# Optimizing a mesh for voxel cube landscapes

Playing around with creating minecraftish/lego world landscapes in Unity 3D (procedurally generated voxel landscapes with cubes), I'm finding that the meshes created for these landscapes take up a LOT of memory. The mesh currently only consists of vertices for visible sides of a cube. Memory usage for a complex terrain may take 6 or 7 hundred megs.

These meshes could be optimized, but I'm struggling to find a decent algorithm to do this.

The algorithm has to take into account that you don't want to "merge" blocks that are of different terrain types. I guess a really simple start might be to just process all blocks along one axis, and do extra sweeps for the other two axis.

I need to keep the mesh shape, that is no merging of vertices to the point that empty or solid space is changed. The reason is, there may be creatures/etc that still need to navigate around the mesh. So I can't just create a really low detail, distorted mesh.

Any thoughts/suggestions/tips on this?

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Why are you storing vertices for a known size cube? Do it algorithmically; or use a shared vertex buffer. – dcousens Jul 31 '11 at 21:43
Why polygonal mesh? Voxel can be rendered quite efficiently just like they are. For one voxel cube You need 3 floats (x,y,z), for 1 box You need around 8*3 floats (8 vertices), and that in case You have implicit edges and polygons. Maybe Unity is not the tool for this voxel problem. – user712092 Oct 29 '11 at 14:04

My question is:

Why would you need the mesh itself to do creature movement?

Can't you do the pathing calculation on a 3d matrix of id's?

I think Minecraft uses a 3d matrix with 4 bits pr block. It also only simulates creatures a certain radius around the player.

You could store your chunks in a oc-tree structure, where each chunk is compressed.

If you keep the compressed data in RAM you can decompress the data quite quickly when needed.

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I was relying on having the mesh for built in collision detection with Unity, but there's nothing to stop me from just testing collision/pathing against a custom data structure. However, I still need to create a visible mesh for displaying the terrain, and this is what I need to optimize. – GatorFrog Nov 12 '10 at 19:18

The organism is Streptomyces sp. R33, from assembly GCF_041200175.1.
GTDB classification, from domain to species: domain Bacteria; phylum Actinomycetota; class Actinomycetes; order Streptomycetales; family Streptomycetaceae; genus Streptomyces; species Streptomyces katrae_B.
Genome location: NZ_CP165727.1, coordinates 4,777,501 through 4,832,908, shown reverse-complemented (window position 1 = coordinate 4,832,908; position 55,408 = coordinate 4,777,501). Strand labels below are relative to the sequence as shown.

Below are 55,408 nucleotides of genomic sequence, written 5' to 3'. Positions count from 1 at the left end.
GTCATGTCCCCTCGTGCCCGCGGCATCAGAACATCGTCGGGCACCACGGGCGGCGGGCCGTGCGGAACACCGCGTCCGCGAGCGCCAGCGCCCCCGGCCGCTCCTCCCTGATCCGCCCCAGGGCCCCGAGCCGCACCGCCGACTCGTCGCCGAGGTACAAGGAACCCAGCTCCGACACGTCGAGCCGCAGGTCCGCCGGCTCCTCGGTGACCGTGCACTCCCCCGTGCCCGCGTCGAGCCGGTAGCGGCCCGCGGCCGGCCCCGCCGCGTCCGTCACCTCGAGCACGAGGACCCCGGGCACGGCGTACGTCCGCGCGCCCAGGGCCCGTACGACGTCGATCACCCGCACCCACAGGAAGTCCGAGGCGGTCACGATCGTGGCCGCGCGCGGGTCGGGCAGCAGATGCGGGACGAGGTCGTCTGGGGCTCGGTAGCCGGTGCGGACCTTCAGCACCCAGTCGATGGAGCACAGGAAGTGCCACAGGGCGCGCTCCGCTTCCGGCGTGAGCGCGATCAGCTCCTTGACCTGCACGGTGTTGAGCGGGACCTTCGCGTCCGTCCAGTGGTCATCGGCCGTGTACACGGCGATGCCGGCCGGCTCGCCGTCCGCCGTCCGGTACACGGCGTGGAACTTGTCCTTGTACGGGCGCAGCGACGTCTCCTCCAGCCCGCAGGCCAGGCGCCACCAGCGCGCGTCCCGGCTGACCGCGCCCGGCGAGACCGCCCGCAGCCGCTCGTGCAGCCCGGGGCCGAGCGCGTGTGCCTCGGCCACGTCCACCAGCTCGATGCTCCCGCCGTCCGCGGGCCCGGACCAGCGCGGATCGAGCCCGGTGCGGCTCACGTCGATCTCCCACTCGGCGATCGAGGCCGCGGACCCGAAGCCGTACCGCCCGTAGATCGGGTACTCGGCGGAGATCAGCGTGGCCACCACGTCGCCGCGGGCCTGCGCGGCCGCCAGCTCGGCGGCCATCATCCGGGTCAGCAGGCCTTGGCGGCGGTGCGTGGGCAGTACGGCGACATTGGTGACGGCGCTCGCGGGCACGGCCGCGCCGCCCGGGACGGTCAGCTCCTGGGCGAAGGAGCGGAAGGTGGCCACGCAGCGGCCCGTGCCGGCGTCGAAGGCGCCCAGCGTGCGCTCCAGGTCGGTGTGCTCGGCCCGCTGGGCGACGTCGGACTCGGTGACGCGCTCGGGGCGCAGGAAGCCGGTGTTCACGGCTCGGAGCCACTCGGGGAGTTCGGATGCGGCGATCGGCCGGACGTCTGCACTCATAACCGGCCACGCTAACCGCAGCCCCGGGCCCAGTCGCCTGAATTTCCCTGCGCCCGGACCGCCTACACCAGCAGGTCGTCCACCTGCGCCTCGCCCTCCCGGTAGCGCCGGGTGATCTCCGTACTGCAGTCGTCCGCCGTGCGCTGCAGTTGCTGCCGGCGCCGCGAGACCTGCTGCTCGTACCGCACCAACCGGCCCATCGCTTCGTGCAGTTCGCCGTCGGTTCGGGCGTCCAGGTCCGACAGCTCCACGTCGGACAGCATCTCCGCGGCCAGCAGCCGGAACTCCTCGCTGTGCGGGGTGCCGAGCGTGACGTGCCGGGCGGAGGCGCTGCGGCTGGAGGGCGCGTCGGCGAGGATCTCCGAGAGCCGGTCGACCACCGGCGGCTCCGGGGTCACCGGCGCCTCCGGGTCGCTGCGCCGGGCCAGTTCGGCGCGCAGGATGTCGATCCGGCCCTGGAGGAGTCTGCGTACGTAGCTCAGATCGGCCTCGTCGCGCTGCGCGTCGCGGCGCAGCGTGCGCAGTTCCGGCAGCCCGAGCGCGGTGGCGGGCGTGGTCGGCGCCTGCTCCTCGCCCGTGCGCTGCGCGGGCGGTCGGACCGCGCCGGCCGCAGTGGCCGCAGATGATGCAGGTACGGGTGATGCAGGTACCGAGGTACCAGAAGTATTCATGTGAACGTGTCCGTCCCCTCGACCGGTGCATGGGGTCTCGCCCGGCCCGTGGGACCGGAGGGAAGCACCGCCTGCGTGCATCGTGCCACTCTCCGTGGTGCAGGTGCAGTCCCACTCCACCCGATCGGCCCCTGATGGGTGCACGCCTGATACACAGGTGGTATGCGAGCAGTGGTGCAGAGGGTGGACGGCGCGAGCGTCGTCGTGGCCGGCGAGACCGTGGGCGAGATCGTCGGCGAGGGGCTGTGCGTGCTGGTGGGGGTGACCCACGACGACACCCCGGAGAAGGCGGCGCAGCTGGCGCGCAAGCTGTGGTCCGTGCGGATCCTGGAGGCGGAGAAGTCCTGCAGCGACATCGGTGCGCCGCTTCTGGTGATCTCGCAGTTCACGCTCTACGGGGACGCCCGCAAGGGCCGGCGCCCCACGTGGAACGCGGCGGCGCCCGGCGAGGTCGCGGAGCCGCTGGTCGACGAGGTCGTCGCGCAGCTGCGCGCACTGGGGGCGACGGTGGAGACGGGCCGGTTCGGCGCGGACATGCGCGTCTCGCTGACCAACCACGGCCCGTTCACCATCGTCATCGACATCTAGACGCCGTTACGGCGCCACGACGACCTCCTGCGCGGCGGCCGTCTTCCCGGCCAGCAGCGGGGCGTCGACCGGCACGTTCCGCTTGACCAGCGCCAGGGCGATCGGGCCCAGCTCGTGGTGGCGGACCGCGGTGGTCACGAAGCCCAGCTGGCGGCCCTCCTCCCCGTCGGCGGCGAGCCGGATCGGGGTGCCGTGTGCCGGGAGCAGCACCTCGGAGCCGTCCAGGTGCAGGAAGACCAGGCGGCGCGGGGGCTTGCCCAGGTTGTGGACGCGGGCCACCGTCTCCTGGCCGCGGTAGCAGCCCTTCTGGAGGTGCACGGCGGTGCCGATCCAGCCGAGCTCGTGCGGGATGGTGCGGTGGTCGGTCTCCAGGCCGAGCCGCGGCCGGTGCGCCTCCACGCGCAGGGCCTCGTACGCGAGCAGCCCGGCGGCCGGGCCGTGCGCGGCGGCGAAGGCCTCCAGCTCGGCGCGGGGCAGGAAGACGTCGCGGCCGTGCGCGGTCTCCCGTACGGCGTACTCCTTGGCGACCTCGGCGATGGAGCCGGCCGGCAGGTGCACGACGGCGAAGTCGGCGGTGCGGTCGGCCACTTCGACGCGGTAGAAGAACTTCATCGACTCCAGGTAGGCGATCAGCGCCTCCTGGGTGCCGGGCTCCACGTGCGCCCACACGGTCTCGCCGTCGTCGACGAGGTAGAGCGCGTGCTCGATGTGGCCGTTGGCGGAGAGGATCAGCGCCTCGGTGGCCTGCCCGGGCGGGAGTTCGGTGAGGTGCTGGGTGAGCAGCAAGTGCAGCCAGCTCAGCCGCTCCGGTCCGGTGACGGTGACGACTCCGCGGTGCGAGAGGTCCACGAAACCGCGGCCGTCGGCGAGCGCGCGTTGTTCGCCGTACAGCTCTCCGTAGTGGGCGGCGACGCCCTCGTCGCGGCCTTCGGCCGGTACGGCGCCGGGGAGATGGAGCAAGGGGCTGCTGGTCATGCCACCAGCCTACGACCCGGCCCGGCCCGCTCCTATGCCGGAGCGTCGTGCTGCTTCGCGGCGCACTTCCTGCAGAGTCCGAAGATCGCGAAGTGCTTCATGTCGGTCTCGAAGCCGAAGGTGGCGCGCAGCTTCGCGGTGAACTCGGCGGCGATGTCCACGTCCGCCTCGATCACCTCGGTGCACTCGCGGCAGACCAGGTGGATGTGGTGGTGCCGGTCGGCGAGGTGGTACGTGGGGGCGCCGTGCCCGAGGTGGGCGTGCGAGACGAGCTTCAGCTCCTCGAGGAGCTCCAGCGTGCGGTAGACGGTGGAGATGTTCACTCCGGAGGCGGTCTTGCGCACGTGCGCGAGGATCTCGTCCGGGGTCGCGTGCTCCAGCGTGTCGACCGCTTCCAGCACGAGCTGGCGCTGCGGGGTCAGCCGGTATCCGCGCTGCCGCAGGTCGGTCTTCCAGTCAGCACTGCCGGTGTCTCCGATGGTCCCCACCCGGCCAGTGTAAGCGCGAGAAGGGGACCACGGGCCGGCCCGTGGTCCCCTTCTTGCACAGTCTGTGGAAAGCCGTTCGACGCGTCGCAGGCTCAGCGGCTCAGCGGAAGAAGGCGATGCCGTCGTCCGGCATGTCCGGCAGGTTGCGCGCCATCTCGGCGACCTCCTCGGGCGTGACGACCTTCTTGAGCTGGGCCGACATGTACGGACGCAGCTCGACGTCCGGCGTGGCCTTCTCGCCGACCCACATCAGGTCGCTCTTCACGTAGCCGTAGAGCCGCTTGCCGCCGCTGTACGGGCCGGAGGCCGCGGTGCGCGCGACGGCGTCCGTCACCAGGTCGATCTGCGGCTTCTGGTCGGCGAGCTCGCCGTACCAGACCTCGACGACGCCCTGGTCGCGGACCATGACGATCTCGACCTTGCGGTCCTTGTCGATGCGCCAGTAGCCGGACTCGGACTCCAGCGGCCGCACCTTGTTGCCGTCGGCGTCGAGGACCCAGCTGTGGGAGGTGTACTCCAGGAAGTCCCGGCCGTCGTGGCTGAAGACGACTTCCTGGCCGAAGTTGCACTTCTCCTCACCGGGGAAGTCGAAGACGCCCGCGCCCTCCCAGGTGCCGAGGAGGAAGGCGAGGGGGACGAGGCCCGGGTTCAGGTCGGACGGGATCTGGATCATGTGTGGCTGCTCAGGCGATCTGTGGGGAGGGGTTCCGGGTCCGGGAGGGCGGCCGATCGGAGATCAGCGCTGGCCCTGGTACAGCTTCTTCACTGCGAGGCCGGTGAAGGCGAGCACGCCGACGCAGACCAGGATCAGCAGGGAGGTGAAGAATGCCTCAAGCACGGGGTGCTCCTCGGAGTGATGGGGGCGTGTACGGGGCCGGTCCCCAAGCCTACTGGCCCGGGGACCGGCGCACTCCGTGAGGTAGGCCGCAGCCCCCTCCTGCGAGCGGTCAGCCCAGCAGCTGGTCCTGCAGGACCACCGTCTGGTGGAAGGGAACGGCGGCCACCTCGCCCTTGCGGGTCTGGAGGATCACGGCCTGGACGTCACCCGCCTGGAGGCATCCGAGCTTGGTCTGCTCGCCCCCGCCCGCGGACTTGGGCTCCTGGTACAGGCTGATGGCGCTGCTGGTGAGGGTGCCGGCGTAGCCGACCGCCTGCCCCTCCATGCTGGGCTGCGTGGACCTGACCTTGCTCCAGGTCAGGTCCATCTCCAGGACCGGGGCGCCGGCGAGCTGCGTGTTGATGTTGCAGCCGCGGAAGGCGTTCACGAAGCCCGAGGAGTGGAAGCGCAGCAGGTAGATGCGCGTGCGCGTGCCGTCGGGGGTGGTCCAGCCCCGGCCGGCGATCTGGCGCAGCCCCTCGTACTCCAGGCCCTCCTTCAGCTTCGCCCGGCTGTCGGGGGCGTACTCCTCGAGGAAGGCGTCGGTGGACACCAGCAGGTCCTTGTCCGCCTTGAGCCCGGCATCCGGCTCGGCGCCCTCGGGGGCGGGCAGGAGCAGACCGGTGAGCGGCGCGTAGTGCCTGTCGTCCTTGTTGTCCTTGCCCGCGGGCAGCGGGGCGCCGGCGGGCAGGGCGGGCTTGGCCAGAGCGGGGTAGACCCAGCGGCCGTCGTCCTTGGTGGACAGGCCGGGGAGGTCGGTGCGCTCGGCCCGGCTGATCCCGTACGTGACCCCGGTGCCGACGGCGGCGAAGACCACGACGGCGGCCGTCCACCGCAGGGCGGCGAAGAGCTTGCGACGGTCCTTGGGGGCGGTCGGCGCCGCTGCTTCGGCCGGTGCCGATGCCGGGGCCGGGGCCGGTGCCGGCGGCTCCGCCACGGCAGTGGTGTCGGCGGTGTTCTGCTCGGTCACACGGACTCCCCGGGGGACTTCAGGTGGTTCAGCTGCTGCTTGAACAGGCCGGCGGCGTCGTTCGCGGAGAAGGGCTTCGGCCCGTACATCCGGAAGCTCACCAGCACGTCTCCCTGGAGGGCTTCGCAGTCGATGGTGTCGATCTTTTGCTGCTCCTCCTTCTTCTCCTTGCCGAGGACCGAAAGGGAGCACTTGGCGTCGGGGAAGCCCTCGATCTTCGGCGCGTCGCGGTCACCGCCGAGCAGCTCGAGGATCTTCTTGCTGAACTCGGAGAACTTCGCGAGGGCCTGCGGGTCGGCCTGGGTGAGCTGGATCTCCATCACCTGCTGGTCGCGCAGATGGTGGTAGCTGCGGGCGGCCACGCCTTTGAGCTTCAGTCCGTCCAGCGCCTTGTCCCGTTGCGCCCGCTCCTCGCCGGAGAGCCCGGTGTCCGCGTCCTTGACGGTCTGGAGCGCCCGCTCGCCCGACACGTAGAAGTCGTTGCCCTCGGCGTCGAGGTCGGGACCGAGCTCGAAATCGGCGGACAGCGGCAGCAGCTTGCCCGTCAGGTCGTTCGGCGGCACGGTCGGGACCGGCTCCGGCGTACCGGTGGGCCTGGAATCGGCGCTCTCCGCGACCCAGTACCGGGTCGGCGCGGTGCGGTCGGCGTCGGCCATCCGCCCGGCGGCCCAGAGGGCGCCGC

One other point...as you can see by the screenshot...there's not a whole lot of this terrain that is flat. The meshes are generally rough surfaces of cubes, but I think there is some room for optimizing the mesh faces/vertices. It seems like an octree would be best for data which has a lot of similiar blocks of data, instead of of "jaggy" data. Or is this not correct? – GatorFrog Nov 12 '10 at 19:35
@Gatorfrog: Remember, empty space is a data too. if it's jaggy then sure, there will be lots of bits signalling its empty. The octree is just there for you to figure out which chunks you should decompress before you render them. Empty space will just be a bunch of zeroes. My dayjob involves working with a very sophisticated voxel rendering library. My next post will describe what they do. – Nailer Nov 12 '10 at 19:53
The library i work with does the following: Creates chunks of data and store them in a flat file database. Each chunk has an id. Each cube consists of many chunks. For each chunk there are created a certain number of levels of detail. Where the highest level of detail has 100% of the voxels, the second highest has 25% of all the voxels and then divide by 4 all for each subsequent level. Chunks that are close to you can be visualized using the highest level of detail. – Nailer Nov 12 '10 at 19:56
all data is shipped in a compressed form from the RAM to the VRAM where it is inflated by GPGPU compression algorithms running in CUDA. This saves a lot of memory bandwith. So: CHeck where the player is and get high level of detail chunks there, the things furthest away can easily be visualized using one of the lower LODs. – Nailer Nov 12 '10 at 19:59

How about using an octree to store the terrain?

E.g. air = no node, all other terrain types would have a node with the terrain type.

When inserting/removing nodes, you could check if all eight children of each node on the modified tree path have the same terain type and merge them if needed. That way, big blocks of the same material would only take up one node.

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Are you only creating the cubes for parts of the geometry the player can see? That would be my first step. Depending on the size of your terrain you don't have to have the entirety of the world loaded/drawing/visible/whatever.

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I'm only creating the mesh for sides of cubes that have empty air next to them. As far as not drawing meshes that the player can't see...I thought about excluding any chunks that didn't have any visible blocks, such as underground caves or holes that led into the ground at an angle. I would definitely not be able to rely on my meshes for collision/pathing at that point, though. – GatorFrog Nov 12 '10 at 19:21